Data-warehousing / Reporting server: As queries will be running for long time, it is advised to set the “Maximum Degree of Parallelism” to 0 (zero). This way most of the queries will utilize the parallel processor, and long running queries get a boost in their performance due to multiple processors.

EXEC sys.sp_configure N'max degree of parallelism', N'0'
GO
RECONFIGURE WITH OVERRIDE
GO

Mixed System (OLTP & OLAP): Here is the challenge. The right balance has to be found. I have taken a very simple approach. I set the “Maximum Degree of Parallelism” to 2, which means the query still uses parallelism but only on 2 CPUs. However, I keep the “Cost Threshold for Parallelism” very high. This way, not all the queries will qualify for parallelism but only the query with higher cost will go for parallelism. I have found this to work best for a system that has OLTP queries and also where the reporting server is set up.

Here, I am setting ‘Cost Threshold for Parallelism’ to 25 values (which is just for illustration); you can choose any value, and you can find it out by experimenting with the system only. In the following script, I am setting the ‘Max Degree of Parallelism’ to 2, which indicates that the query that will have a higher cost (here, more than 25) will qualify for parallel query to run on 2 CPUs. This implies that regardless of the number of CPUs, the query will select any two CPUs to execute itself.

EXEC sys.sp_configure N'cost threshold for parallelism', N'25'
GO
EXEC sys.sp_configure N'max degree of parallelism', N'2'
GO
RECONFIGURE WITH OVERRIDE
GO

Read all the post in the Wait Types and Queue series. Additionally a must read comment of Jonathan Kehayias.

Note: The information presented here is from my experience and I no way claim it to be accurate. I suggest you all to read the online book for further clarification. All the discussion of Wait Stats over here is generic and it varies from system to system. It is recommended that you test this on the development server before implementing on the production server.

Reference: Pinal Dave (http://blog.SQLAuthority.com)

SQL SERVER – Capturing Wait Types and Wait Stats Information at Interval – Wait Type – Day 5 of 28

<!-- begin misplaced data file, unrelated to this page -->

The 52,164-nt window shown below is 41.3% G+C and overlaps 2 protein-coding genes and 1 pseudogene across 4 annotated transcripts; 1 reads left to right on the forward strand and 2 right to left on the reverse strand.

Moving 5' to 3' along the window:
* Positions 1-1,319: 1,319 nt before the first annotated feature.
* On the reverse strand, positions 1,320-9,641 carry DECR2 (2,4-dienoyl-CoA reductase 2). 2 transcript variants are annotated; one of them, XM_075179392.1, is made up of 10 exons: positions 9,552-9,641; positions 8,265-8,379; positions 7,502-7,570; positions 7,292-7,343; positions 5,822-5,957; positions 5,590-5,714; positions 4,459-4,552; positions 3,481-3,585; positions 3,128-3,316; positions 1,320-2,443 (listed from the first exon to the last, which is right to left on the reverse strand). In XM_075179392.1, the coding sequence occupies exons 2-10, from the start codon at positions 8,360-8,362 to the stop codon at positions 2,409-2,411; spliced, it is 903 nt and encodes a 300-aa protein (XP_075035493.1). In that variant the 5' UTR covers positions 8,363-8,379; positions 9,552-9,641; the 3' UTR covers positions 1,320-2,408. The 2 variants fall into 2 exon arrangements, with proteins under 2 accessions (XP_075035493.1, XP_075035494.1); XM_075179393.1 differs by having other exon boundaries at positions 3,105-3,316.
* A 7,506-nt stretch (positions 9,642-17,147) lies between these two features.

Earlier, I have tried to cover some important points about wait stats in detail. Here are some points that we had covered earlier.

  • DMV related to wait stats reset when we reset SQL Server services
  • DMV related to wait stats reset when we manually reset the wait types

However, at times, there is a need of making this data persistent so that we can take a look at them later on. Sometimes, performance tuning experts do some modifications to the server and try to measure the wait stats at that point of time and after some duration. I use the following method to measure the wait stats over the time.

-- Create Table
CREATE TABLE [MyWaitStatTable](
[wait_type] [nvarchar](60) NOT NULL,
[waiting_tasks_count] [bigint] NOT NULL,
[wait_time_ms] [bigint] NOT NULL,
[max_wait_time_ms] [bigint] NOT NULL,
[signal_wait_time_ms] [bigint] NOT NULL,
[CurrentDateTime] DATETIME NOT NULL,
[Flag] INT
)
GO
-- Populate Table at Time 1
INSERT INTO MyWaitStatTable
([wait_type],[waiting_tasks_count],[wait_time_ms],[max_wait_time_ms],[signal_wait_time_ms],
[CurrentDateTime],[Flag])
SELECT [wait_type],[waiting_tasks_count],[wait_time_ms],[max_wait_time_ms],[signal_wait_time_ms],
GETDATE(), 1
FROM sys.dm_os_wait_stats
GO
----- Desired Delay (for one hour) WAITFOR DELAY '01:00:00'
-- Populate Table at Time 2
INSERT INTO MyWaitStatTable
([wait_type],[waiting_tasks_count],[wait_time_ms],[max_wait_time_ms],[signal_wait_time_ms],
[CurrentDateTime],[Flag])
SELECT [wait_type],[waiting_tasks_count],[wait_time_ms],[max_wait_time_ms],[signal_wait_time_ms],
GETDATE(), 2
FROM sys.dm_os_wait_stats
GO
-- Check the difference between Time 1 and Time 2
SELECT T1.wait_type, T1.wait_time_ms Original_WaitTime,
T2.wait_time_ms LaterWaitTime,
(
T2.wait_time_ms - T1.wait_time_ms) DiffenceWaitTime
FROM MyWaitStatTable T1
INNER JOIN MyWaitStatTable T2 ON T1.wait_type = T2.wait_type
WHERE T2.wait_time_ms > T1.wait_time_ms
AND T1.Flag = 1 AND T2.Flag = 2
ORDER BY DiffenceWaitTime DESC
GO
-- Clean up
DROP TABLE MyWaitStatTable
GO

If you notice the script, I have used an additional column called flag. I use it to find out when I have captured the wait stats and then use it in my SELECT query to SELECT wait stats related to that time group. Many times, I select more than 5 or 6 different set of wait stats and I find this method very convenient to find the difference between wait stats.

In a future blog post, we will talk about specific wait stats.

Read all the post in the Wait Types and Queue series.

Reference: Pinal Dave (http://blog.SQLAuthority.com)